Scotland’s rural communities often feel they are severely penalised through lack of a proper integrated transport infrastructure and affordability.
It is almost impossible to get around D&G by public transport. Try getting the ferry at Cairnryan on a Sunday. You can get a bus to Stranraer, train to AYR and then bus back to Cairnryan. Madness.
Rural communities are more reliant on private transport and expensive fuel costs, pay higher delivery charges, are unable to access essential services and our businesses and economy suffer as a result.
Rural communities need to be well connected to services through integrated and affordable transport.
Many public transport providers operate on a commercial basis and determine their own timetables and prices. However in rural areas transport operators are often subsidised and the local authority has a say over their timetable. There are an increasing number of community transport operators who fill in the gaps and provide vital services for rural communities.
Depending on whether an operator is commercial or subsidised depends on how rural communities can best influence their decision-making. At the moment it is often not clear to communities how timetabling, pricing and integration decisions are made.
The Scottish Rural Parliament Action Plan 2015-16
Objective 1: Improved communication between transport operators and with communities regarding transport developments and efforts to integrate timetables, with opportunities for communities to challenge changes to services.
We are seeking:
Commercial transport operators publish details of how they engage with other transport providers and with the communities they serve when designing or amending services.
Local authorities and bus service providers consult with communities when making changes to timetables.
Guidance is published by Scottish Government to encourage stronger engagement between transport operators and Local Transport Authorities and the communities that they serve when changes to services are proposed.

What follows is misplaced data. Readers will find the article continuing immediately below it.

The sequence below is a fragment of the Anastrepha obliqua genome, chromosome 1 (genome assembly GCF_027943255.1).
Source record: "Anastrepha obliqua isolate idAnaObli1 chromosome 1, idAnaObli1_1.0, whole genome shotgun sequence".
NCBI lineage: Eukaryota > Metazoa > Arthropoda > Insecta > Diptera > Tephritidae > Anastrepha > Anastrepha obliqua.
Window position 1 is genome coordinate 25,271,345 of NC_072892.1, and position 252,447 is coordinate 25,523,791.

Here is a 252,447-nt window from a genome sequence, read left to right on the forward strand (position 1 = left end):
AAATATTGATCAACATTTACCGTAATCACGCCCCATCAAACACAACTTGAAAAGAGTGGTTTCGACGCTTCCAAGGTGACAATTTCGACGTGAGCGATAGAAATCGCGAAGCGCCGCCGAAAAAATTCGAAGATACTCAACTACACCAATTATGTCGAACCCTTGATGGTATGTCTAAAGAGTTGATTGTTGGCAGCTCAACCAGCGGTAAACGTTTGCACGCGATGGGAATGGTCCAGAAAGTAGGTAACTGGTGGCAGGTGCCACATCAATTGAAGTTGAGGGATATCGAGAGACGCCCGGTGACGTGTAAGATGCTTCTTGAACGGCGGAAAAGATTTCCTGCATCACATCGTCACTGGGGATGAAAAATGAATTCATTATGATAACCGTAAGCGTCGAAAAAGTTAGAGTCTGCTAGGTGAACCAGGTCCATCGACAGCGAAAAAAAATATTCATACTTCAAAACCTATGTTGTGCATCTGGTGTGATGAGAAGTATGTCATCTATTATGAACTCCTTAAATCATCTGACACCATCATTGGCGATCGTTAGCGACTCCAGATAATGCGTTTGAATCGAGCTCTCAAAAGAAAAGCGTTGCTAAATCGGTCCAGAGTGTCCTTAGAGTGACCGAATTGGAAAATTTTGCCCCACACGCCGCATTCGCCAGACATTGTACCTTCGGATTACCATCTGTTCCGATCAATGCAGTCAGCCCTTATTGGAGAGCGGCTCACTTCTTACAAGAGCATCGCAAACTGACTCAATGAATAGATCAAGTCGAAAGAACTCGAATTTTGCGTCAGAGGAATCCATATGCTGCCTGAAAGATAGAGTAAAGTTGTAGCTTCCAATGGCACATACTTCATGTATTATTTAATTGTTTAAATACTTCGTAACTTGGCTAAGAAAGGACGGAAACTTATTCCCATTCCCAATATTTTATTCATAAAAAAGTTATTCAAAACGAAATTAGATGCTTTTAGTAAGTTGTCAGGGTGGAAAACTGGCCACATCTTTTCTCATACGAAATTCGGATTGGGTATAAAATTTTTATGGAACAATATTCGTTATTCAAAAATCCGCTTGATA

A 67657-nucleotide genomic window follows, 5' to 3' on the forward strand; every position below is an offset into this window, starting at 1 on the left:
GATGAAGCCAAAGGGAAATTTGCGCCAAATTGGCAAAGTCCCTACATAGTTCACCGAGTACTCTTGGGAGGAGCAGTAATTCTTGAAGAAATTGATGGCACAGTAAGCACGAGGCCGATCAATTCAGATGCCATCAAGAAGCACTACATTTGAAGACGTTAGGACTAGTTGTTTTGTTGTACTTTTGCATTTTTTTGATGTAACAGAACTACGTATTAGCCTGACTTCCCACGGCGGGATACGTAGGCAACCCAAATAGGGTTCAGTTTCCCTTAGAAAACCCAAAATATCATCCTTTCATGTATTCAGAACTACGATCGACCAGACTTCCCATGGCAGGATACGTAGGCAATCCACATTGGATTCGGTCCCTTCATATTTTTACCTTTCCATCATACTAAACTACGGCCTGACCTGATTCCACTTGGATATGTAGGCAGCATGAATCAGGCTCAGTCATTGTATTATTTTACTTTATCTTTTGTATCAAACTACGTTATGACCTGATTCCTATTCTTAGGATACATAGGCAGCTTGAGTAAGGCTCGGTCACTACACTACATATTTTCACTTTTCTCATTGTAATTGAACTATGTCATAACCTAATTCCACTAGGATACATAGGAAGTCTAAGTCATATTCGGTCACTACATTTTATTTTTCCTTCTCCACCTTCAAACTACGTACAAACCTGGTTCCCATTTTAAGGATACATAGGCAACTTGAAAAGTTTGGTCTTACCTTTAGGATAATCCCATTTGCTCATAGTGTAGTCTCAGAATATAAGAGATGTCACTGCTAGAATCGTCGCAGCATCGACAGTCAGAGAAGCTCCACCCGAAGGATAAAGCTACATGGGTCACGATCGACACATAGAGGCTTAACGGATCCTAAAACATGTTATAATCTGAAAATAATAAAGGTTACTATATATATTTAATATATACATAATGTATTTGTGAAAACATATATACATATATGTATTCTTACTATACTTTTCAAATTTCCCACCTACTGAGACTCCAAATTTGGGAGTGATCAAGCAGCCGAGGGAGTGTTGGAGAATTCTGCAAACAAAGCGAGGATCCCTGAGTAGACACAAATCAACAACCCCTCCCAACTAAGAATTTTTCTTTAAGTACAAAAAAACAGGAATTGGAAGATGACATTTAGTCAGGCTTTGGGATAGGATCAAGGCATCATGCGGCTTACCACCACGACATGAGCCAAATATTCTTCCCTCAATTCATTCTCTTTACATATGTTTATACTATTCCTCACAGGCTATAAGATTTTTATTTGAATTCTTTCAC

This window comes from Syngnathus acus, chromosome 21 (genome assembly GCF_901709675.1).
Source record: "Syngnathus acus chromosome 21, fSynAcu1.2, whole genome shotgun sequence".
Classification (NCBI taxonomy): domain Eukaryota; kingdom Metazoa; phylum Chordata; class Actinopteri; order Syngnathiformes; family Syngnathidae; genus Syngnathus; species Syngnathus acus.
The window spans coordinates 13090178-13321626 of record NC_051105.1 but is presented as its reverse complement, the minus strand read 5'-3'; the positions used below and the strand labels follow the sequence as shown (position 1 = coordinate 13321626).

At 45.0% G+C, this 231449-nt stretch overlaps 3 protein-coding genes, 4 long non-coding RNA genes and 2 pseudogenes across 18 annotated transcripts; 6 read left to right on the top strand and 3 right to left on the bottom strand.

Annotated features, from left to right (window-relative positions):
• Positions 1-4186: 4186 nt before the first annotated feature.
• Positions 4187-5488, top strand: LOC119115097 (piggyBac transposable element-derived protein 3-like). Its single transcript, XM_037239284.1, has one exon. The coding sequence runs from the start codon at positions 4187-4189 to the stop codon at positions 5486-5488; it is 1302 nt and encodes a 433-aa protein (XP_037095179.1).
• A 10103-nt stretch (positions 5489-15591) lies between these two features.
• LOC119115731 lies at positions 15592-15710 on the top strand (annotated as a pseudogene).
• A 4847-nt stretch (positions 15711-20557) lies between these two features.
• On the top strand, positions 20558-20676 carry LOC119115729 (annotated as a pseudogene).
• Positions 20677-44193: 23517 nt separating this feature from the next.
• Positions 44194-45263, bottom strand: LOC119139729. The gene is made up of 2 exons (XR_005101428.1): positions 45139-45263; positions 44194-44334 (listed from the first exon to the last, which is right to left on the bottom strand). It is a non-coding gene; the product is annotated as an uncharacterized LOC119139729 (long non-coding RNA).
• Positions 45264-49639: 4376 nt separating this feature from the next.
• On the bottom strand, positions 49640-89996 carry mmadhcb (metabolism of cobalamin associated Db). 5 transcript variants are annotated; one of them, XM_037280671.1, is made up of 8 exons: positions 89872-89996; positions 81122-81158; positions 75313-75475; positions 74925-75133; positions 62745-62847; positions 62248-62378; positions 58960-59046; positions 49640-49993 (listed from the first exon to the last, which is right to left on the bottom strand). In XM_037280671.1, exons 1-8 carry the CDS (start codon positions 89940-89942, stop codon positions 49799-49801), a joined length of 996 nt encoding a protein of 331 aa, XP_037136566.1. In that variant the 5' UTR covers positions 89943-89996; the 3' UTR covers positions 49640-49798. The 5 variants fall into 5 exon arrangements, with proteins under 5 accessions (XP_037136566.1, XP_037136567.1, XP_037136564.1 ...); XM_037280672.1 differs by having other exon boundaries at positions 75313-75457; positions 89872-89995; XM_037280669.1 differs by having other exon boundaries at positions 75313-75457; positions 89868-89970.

- Clarify the mechanisms through which Transport Scotland, local transport authorities and transport operators engage and communicate with rural communities. Publish these details to enable communities to influence service provision in their areas by 2016.
- Support and contribute to the implementation of new bus service registration arrangements designed to strengthen engagement between operators, local transport authorities and service users by Jan 2016.
Objective 2: Improved support for community transport initiatives.
We are seeking:
The new integrated health and social care partnerships should embed transport in their planning and develop a strategic approach to working with community transport operators in order to provide effective non-emergency transport.
Transport service commissioners should review transport contracting so that the quality of service provided has a higher weighting, include community benefit clauses where appropriate, and make the tender process proportionate for small community transport operators.
The Scottish Government should consider how the Scotland-wide bus concessionary fare scheme can best be amended to ensure users of community transport services can benefit from their entitlement to concessions.
- Issue a statement of support for the Community Transport Association UK in their pursuance of these objectives by Dec 2015.
- Work with partners to monitor and report to rural communities on how the new health and social care partnerships are addressing issues of access to services by October 2016.